Global Gaming’s new owners done appealing Sweden license revocation


Online gambling operator Global Gaming is giving up on seeing its Swedish license reinstated – at least, for the time being – after a court rejected its latest appeal.

On Monday, the Court of Appeal in Jönköping affirmed last year’s revocation of the online gaming and betting license issued to Global Gaming subsidiary SafeEnt Ltd, which operated in Sweden primarily under its Ninja Casino brand until the Spelinspektionen regulatory body pulled the plug.

The regulator accused SafeEnt of “serious deficiencies in the company’s operations, including applicable gaming responsibility and measures against money laundering.” Specifically, SafeEnt was said to have allowed customers to exceed online deposit limits and failed to intervene when customers demonstrated problem gambling behavior.

The Stockholm-listed Global Gaming appealed the revocation but was forced to suspend its Swedish-facing operations while the appeals process unfolded. The suspension did major damage to the company’s bottom line, forcing it to trim its headcount, while efforts to transfer the Ninja brand to another Swedish-facing operator were rejected.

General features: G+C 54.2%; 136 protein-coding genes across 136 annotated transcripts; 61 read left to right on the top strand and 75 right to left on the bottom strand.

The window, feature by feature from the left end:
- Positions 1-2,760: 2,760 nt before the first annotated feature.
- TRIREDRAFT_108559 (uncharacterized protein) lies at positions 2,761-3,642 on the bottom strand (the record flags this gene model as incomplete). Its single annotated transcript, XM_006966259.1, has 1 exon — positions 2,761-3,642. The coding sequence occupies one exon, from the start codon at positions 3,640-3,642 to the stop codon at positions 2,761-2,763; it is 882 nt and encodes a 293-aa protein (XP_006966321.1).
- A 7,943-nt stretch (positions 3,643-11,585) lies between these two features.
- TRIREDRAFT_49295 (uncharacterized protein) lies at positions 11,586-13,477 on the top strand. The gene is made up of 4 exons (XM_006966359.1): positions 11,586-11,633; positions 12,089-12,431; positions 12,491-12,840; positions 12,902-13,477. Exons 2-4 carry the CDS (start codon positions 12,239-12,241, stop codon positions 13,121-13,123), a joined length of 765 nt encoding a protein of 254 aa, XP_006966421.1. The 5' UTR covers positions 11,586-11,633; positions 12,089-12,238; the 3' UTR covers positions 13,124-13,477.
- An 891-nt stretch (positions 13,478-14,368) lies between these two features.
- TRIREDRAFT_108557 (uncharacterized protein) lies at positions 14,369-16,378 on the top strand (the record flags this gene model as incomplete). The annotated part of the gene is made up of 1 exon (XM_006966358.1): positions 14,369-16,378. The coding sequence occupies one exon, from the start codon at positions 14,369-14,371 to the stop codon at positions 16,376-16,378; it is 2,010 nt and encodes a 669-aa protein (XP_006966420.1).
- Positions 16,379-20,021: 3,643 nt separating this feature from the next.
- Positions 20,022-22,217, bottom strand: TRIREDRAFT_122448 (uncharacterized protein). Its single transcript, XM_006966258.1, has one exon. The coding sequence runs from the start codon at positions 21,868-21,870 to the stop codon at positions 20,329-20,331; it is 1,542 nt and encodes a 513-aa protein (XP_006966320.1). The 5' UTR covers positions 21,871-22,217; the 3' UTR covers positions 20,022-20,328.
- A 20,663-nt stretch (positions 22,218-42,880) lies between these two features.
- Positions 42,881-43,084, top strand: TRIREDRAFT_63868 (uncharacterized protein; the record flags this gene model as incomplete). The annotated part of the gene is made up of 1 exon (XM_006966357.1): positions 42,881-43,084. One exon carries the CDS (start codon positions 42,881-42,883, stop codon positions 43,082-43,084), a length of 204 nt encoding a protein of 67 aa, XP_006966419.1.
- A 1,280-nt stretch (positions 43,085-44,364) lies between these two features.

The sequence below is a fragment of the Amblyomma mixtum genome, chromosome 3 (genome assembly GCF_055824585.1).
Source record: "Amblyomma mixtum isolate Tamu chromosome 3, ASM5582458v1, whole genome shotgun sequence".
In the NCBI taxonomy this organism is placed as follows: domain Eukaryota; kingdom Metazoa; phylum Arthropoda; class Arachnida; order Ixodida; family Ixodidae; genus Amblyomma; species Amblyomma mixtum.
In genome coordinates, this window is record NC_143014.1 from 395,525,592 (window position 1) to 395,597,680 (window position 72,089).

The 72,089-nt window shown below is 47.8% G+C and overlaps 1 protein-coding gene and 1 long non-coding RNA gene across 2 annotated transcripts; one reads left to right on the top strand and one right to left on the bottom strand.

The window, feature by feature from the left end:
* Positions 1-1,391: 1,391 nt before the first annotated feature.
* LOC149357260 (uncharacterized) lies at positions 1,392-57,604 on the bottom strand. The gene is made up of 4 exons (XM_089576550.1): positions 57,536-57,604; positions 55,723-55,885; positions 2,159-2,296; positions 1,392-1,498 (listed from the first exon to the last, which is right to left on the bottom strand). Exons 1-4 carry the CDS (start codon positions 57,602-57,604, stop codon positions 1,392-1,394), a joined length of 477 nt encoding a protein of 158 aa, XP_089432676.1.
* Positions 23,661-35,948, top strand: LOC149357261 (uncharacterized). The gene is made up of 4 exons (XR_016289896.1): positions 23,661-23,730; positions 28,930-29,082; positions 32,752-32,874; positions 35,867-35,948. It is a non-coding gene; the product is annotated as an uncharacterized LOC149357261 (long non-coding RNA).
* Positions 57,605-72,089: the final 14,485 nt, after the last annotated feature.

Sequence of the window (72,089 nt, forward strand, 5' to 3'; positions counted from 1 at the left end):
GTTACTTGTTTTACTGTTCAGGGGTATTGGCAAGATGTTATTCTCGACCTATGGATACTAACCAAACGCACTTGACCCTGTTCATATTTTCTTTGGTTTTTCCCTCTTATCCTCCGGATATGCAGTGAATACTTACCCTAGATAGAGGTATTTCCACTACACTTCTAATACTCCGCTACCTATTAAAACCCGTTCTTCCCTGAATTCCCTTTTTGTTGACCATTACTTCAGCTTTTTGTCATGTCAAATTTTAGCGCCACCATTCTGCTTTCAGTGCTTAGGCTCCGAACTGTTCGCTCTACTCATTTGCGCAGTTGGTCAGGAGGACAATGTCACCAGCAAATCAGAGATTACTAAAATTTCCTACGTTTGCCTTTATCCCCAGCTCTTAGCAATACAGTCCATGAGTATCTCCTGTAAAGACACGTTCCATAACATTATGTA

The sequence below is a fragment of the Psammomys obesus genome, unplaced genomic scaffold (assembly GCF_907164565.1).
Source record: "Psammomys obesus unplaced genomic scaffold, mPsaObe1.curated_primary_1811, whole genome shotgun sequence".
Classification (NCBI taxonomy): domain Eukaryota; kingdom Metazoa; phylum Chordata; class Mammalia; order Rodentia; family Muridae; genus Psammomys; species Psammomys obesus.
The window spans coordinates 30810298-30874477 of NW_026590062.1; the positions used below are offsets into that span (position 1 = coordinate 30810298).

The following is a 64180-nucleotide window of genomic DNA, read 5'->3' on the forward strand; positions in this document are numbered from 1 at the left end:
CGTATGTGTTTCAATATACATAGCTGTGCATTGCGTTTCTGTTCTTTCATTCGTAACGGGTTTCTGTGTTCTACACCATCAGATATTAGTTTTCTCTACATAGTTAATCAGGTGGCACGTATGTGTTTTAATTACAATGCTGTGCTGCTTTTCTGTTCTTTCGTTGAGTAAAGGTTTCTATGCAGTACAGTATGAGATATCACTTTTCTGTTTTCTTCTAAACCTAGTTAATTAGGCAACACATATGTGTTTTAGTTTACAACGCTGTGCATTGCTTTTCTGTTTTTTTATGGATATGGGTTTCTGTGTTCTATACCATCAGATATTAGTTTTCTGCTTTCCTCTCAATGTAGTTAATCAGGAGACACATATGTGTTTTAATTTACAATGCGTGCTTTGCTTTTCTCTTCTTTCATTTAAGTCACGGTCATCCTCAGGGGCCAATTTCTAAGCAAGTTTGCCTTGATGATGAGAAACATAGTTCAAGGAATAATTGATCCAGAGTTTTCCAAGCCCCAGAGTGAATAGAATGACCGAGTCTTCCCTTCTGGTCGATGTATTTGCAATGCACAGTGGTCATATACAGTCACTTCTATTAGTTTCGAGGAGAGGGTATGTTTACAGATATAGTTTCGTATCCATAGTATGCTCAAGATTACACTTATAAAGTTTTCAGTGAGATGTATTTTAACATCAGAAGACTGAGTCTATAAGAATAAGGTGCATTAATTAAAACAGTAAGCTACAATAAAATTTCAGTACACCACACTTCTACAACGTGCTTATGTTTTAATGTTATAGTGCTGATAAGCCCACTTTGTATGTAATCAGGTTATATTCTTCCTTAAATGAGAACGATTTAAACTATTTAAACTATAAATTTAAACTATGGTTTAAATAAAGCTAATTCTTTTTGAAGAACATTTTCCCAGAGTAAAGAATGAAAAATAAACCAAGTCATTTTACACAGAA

While the Jönköping court’s ruling said Global Gaming could appeal to Sweden’s Supreme Administrative Court, Global Gaming said Monday it would let the matter drop. Global Gaming recently underwent an ownership shakeup and new bosses Enlabs AB have no interest in further provoking Spelinspektionen’s ire.  

Global Gaming’s current board of directors said that this appeals process was something it “inherited” from the previous board and that there was “no reasonable opportunity” for it to halt the appeal before it reached the court.   

The new board added that the company had done “extensive work” to ensure it “has a very high level of quality in all areas” of compliance. As such, the board said Monday’s ruling “has no impact on Global Gaming’s current or planned operations.”

Prior to its Global Gaming acquisition, Enlabs was in danger of seeing its own Swedish license revoked, not for any compliance failure but for failing to launch any Swedish-facing operation at all.